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Watch Now: Kronk, the Flagstaff husky lacking for 42 days, discovered protected – Tulsa World



Kronk, a husky who has spent the past 42 days lost on the San Francisco Peaks, rests Tuesday morning after he was found and captured the prior night northeast of Highway 180. Teresa Schumann from Northern Arizona Animal Search and Rescue organized a number of groups to find Kronk and get him home to his owners, who lost him while visiting from Buckeye.



kronk in trap

Here is Kronk, the missing husky, safely in a trap Monday night after being rescued following a 42-day adventure in the San Francisco Peaks.



Kronk Finally Found

Kronk, a husky who has spent 42 days lost on the San Francisco Peaks, rests Tuesday morning after he was found and captured the night prior northeast of Highway 180. Teresa Schumann from Northern Arizona Animal Search and Rescue organized a number of groups to find Kronk and get him home to his owners, who lost him while visiting from Buckeye.



The Real Kronk

Kronk rests Tuesday morning after he was found and captured the night before northeast of Highway 180. Teresa Schumann from Northern Arizona Animal Search and Rescue organized a number of groups to find Kronk and get him home to his owners, who lost him while visiting from Buckeye.



The Real Kronk

Kronk rests Tuesday morning after he was found and captured the night before northeast of Highway 180.

The saga of Kronk, the missing husky who has roamed and rambled up and down and all around the San Francisco Peaks for going on 42 days, has at last ended.

Kronk, who bolted from his owner in early January on a family snowplay trip to Aspen Corner, was finally corralled Monday night during near white-out conditions in a trap near a homestead off Forest Road 418, near Potato Tank, where the resourceful husky had been pilfering food for days.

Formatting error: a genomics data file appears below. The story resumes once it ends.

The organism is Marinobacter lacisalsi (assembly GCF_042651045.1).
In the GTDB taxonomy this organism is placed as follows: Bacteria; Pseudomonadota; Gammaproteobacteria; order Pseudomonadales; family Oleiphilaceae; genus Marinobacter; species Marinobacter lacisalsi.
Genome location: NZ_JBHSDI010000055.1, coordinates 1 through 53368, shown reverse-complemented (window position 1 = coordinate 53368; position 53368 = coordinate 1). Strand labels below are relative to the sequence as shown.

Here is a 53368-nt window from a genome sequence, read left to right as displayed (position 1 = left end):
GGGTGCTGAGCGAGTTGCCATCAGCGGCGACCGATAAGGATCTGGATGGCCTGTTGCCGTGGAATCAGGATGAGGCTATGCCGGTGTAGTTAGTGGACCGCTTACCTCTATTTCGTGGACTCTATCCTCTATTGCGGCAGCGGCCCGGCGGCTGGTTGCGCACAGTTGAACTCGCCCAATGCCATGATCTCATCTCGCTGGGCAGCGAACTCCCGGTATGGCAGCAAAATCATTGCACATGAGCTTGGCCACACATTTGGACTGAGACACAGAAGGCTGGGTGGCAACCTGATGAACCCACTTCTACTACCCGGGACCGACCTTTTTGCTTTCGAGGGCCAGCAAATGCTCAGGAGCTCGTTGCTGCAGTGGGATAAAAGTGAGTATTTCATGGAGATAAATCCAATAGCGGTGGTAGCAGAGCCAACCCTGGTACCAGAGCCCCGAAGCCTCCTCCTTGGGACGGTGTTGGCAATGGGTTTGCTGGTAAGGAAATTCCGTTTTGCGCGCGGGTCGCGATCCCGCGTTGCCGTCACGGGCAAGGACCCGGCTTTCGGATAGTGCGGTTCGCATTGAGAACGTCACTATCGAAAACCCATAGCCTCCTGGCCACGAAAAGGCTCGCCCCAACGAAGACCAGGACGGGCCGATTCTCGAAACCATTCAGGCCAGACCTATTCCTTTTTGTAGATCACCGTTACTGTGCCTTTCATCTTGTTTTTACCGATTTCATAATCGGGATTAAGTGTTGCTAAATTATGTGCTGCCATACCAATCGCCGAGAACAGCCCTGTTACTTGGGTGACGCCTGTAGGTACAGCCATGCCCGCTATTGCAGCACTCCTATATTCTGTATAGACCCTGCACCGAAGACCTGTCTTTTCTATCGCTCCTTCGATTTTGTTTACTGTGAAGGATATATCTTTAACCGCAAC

Happy to report that after nearly two months on the lam, Kronk seems not much worse for wear, according to Teresa Schumann, head of the Northern Arizona Animal Search and Rescue, which spearheaded the effort.

“If you look at him in the pictures we took,” Schumann said Tuesday, “he looks great because of his hair. But if you feel his back, you can feel his spine. So he’s definitely lost some weight. His paws look good but you try to touch them and he jerks them back. There’s probably a lot of tenderness there. But, really, come on, it’s incredible. He’s a beautiful animal.”

And, yes, Schumann confirmed, this is, indeed, the real Kronk.

Readers may recall the community hubbub two weeks earlier when the nonprofit rescue group had initial captured a husky everyone — including Kronk’s owner, Andrea Hyler, of Buckeye — believed was the missing dog. It turned out, though, that it was another, near identical husky, Daggo, who had been missing only a few days and found. It took a week at home for Hyler to notice that this dog was not neutered, as Kronk is.

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